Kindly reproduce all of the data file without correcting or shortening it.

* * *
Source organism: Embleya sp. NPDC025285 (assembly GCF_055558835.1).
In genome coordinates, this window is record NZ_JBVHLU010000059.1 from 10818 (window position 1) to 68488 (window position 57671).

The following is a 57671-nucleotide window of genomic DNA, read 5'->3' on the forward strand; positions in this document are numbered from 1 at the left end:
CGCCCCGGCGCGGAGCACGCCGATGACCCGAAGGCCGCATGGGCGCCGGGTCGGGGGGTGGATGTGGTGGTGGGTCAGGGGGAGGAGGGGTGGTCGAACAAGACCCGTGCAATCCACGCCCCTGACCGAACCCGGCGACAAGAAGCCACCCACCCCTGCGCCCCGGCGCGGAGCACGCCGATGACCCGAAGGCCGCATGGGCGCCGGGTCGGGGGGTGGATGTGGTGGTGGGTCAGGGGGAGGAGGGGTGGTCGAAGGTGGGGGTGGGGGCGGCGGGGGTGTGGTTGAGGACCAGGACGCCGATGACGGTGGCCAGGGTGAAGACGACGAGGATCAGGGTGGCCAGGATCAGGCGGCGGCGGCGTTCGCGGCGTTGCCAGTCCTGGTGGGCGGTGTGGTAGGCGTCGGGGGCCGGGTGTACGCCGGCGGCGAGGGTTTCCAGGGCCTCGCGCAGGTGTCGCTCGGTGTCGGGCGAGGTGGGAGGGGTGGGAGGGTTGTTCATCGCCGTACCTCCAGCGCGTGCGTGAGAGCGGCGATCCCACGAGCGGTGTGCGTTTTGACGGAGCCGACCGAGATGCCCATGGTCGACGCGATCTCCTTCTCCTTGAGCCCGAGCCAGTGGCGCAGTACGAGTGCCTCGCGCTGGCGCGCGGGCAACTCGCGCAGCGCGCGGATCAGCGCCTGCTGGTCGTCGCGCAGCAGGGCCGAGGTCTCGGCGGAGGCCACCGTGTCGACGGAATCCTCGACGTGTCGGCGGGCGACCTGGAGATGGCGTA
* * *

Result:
Source organism: Embleya sp. NPDC025285 (assembly GCF_055558835.1).
In genome coordinates, this window is record NZ_JBVHLU010000059.1 from 10818 (window position 1) to 68488 (window position 57671).

The following is a 57671-nucleotide window of genomic DNA, read 5'->3' on the forward strand; positions in this document are numbered from 1 at the left end:
CGCCCCGGCGCGGAGCACGCCGATGACCCGAAGGCCGCATGGGCGCCGGGTCGGGGGGTGGATGTGGTGGTGGGTCAGGGGGAGGAGGGGTGGTCGAACAAGACCCGTGCAATCCACGCCCCTGACCGAACCCGGCGACAAGAAGCCACCCACCCCTGCGCCCCGGCGCGGAGCACGCCGATGACCCGAAGGCCGCATGGGCGCCGGGTCGGGGGGTGGATGTGGTGGTGGGTCAGGGGGAGGAGGGGTGGTCGAAGGTGGGGGTGGGGGCGGCGGGGGTGTGGTTGAGGACCAGGACGCCGATGACGGTGGCCAGGGTGAAGACGACGAGGATCAGGGTGGCCAGGATCAGGCGGCGGCGGCGTTCGCGGCGTTGCCAGTCCTGGTGGGCGGTGTGGTAGGCGTCGGGGGCCGGGTGTACGCCGGCGGCGAGGGTTTCCAGGGCCTCGCGCAGGTGTCGCTCGGTGTCGGGCGAGGTGGGAGGGGTGGGAGGGTTGTTCATCGCCGTACCTCCAGCGCGTGCGTGAGAGCGGCGATCCCACGAGCGGTGTGCGTTTTGACGGAGCCGACCGAGATGCCCATGGTCGACGCGATCTCCTTCTCCTTGAGCCCGAGCCAGTGGCGCAGTACGAGTGCCTCGCGCTGGCGCGCGGGCAACTCGCGCAGCGCGCGGATCAGCGCCTGCTGGTCGTCGCGCAGCAGGGCCGAGGTCTCGGCGGAGGCCACCGTGTCGACGGAATCCTCGACGTGTCGGCGGGCGACCTGGAGATGGCGTA